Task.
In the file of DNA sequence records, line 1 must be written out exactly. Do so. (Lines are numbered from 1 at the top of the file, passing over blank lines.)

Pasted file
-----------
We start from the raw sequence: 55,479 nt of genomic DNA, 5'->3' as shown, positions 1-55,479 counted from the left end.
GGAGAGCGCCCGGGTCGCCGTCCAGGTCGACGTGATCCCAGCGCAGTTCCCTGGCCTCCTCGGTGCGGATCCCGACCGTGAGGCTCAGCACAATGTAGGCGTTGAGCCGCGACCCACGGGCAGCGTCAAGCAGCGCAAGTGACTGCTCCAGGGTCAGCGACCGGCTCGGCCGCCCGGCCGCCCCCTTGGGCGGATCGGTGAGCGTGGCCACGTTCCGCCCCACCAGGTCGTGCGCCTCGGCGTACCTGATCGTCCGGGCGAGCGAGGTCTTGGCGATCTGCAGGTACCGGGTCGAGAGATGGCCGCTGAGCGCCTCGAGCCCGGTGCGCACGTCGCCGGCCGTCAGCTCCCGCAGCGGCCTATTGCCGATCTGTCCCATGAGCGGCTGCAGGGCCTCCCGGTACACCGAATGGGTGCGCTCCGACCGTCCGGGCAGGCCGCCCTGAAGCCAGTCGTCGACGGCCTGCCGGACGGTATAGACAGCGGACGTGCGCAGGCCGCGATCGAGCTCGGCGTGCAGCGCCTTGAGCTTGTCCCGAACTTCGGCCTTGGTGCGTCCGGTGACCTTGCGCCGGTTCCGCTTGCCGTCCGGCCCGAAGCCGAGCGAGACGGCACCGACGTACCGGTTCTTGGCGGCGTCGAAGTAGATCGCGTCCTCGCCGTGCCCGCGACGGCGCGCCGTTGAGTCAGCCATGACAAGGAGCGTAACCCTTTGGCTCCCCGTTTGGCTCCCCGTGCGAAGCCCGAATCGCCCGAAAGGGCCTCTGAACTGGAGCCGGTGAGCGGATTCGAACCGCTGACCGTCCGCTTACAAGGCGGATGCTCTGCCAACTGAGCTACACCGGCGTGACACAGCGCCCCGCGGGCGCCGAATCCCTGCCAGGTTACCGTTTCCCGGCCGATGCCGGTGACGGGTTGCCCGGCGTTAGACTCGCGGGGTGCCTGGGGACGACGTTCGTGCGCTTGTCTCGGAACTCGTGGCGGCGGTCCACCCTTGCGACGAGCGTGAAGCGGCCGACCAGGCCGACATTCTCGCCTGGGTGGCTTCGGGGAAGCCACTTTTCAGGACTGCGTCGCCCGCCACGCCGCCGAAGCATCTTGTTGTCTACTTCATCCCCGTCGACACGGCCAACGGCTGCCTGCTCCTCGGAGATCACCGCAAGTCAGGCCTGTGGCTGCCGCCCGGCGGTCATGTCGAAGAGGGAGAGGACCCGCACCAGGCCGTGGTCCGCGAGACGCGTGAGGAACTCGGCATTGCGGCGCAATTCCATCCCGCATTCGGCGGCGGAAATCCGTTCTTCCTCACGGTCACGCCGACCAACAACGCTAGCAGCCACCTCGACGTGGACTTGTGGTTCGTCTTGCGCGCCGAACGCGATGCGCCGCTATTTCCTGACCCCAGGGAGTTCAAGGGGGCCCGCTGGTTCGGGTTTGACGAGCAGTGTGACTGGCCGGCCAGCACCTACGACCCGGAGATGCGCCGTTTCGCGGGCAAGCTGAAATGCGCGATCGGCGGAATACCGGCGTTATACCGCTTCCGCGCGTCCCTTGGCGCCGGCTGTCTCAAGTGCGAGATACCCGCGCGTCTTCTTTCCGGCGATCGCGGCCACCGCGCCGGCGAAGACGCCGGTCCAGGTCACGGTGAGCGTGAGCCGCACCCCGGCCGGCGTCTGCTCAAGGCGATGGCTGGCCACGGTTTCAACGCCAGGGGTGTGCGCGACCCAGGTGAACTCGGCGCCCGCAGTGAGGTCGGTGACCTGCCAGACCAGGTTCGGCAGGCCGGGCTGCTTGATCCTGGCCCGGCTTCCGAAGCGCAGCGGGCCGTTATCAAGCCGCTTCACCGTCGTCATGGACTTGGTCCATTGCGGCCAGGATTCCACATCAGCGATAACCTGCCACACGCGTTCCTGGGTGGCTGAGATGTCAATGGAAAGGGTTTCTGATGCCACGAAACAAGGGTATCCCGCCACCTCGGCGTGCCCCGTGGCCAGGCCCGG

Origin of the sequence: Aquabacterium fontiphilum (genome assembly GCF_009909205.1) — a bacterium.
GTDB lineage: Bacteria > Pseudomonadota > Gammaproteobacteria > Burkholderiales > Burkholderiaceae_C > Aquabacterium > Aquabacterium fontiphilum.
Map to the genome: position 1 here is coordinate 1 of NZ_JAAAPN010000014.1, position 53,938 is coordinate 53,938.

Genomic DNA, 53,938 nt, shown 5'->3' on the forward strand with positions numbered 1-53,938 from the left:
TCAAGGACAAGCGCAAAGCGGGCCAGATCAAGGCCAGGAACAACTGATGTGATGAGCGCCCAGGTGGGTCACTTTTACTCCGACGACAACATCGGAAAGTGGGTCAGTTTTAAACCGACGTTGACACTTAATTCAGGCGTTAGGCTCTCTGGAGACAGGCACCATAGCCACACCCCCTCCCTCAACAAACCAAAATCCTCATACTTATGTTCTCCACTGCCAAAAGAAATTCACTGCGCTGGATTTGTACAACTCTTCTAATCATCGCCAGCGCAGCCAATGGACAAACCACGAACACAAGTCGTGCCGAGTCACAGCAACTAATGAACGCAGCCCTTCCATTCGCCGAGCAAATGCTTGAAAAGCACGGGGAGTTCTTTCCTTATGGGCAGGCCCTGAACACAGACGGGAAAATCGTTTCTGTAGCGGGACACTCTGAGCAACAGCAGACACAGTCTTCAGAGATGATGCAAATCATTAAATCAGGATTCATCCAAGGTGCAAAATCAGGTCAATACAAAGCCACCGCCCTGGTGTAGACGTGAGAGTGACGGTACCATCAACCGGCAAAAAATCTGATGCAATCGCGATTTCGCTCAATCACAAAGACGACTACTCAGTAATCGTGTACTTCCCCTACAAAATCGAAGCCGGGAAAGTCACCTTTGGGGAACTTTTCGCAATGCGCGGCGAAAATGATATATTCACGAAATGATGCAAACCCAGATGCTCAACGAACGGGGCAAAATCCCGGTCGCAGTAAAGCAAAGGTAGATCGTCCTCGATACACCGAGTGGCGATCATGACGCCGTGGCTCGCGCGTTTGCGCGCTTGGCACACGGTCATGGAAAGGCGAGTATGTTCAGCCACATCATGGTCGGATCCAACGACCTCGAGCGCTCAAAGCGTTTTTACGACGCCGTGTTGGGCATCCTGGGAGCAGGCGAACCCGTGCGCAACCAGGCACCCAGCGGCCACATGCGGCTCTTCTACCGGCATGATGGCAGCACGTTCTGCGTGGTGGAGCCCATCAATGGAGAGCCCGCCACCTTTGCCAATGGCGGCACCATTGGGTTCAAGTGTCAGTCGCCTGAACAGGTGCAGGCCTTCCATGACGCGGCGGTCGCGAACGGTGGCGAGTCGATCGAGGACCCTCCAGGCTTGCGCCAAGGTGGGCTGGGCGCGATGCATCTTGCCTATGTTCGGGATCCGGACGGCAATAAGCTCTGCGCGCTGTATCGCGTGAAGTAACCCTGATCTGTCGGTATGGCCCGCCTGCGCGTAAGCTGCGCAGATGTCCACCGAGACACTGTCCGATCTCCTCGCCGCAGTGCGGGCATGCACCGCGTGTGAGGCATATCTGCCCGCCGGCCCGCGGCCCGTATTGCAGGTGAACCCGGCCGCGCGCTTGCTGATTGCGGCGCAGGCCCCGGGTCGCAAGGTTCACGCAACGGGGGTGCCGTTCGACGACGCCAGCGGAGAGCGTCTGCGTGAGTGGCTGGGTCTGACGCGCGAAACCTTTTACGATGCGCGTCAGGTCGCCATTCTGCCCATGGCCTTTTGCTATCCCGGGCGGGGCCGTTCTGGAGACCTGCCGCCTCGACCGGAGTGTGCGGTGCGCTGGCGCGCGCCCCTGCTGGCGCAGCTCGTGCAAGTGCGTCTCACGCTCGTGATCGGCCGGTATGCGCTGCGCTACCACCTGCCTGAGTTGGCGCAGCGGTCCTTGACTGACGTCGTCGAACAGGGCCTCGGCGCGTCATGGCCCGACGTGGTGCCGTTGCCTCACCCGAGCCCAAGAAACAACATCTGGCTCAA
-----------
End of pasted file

We start from the raw sequence: 55,479 nt of genomic DNA, 5'->3' as shown, positions 1-55,479 counted from the left end.